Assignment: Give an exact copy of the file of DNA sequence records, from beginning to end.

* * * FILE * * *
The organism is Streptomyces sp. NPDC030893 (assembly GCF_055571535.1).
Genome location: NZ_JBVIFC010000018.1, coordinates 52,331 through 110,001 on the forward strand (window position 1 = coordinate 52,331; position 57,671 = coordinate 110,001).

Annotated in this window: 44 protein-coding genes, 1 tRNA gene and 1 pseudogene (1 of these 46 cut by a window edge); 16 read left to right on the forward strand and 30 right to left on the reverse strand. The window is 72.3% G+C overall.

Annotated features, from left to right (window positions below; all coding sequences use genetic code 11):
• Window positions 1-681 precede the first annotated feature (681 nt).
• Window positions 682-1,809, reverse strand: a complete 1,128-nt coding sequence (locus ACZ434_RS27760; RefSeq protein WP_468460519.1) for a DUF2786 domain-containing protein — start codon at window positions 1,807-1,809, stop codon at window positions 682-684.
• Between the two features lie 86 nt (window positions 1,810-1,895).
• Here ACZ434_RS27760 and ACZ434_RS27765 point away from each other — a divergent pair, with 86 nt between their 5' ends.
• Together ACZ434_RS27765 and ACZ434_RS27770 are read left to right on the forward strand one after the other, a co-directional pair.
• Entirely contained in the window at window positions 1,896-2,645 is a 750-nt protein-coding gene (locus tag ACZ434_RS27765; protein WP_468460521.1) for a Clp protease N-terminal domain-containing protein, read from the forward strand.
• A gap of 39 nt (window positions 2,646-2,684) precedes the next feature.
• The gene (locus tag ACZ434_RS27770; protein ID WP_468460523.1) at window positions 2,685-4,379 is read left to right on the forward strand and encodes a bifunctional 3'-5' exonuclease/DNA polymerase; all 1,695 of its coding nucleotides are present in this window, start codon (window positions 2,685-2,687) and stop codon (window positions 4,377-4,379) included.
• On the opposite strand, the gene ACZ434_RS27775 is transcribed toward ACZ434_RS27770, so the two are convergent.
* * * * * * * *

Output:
The organism is Streptomyces sp. NPDC030893 (assembly GCF_055571535.1).
Genome location: NZ_JBVIFC010000018.1, coordinates 52,331 through 110,001 on the forward strand (window position 1 = coordinate 52,331; position 57,671 = coordinate 110,001).

Annotated in this window: 44 protein-coding genes, 1 tRNA gene and 1 pseudogene (1 of these 46 cut by a window edge); 16 read left to right on the forward strand and 30 right to left on the reverse strand. The window is 72.3% G+C overall.

Annotated features, from left to right (window positions below; all coding sequences use genetic code 11):
• Window positions 1-681 precede the first annotated feature (681 nt).
• Window positions 682-1,809, reverse strand: a complete 1,128-nt coding sequence (locus ACZ434_RS27760; RefSeq protein WP_468460519.1) for a DUF2786 domain-containing protein — start codon at window positions 1,807-1,809, stop codon at window positions 682-684.
• Between the two features lie 86 nt (window positions 1,810-1,895).
• Here ACZ434_RS27760 and ACZ434_RS27765 point away from each other — a divergent pair, with 86 nt between their 5' ends.
• Together ACZ434_RS27765 and ACZ434_RS27770 are read left to right on the forward strand one after the other, a co-directional pair.
• Entirely contained in the window at window positions 1,896-2,645 is a 750-nt protein-coding gene (locus tag ACZ434_RS27765; protein WP_468460521.1) for a Clp protease N-terminal domain-containing protein, read from the forward strand.
• A gap of 39 nt (window positions 2,646-2,684) precedes the next feature.
• The gene (locus tag ACZ434_RS27770; protein ID WP_468460523.1) at window positions 2,685-4,379 is read left to right on the forward strand and encodes a bifunctional 3'-5' exonuclease/DNA polymerase; all 1,695 of its coding nucleotides are present in this window, start codon (window positions 2,685-2,687) and stop codon (window positions 4,377-4,379) included.
• On the opposite strand, the gene ACZ434_RS27775 is transcribed toward ACZ434_RS27770, so the two are convergent.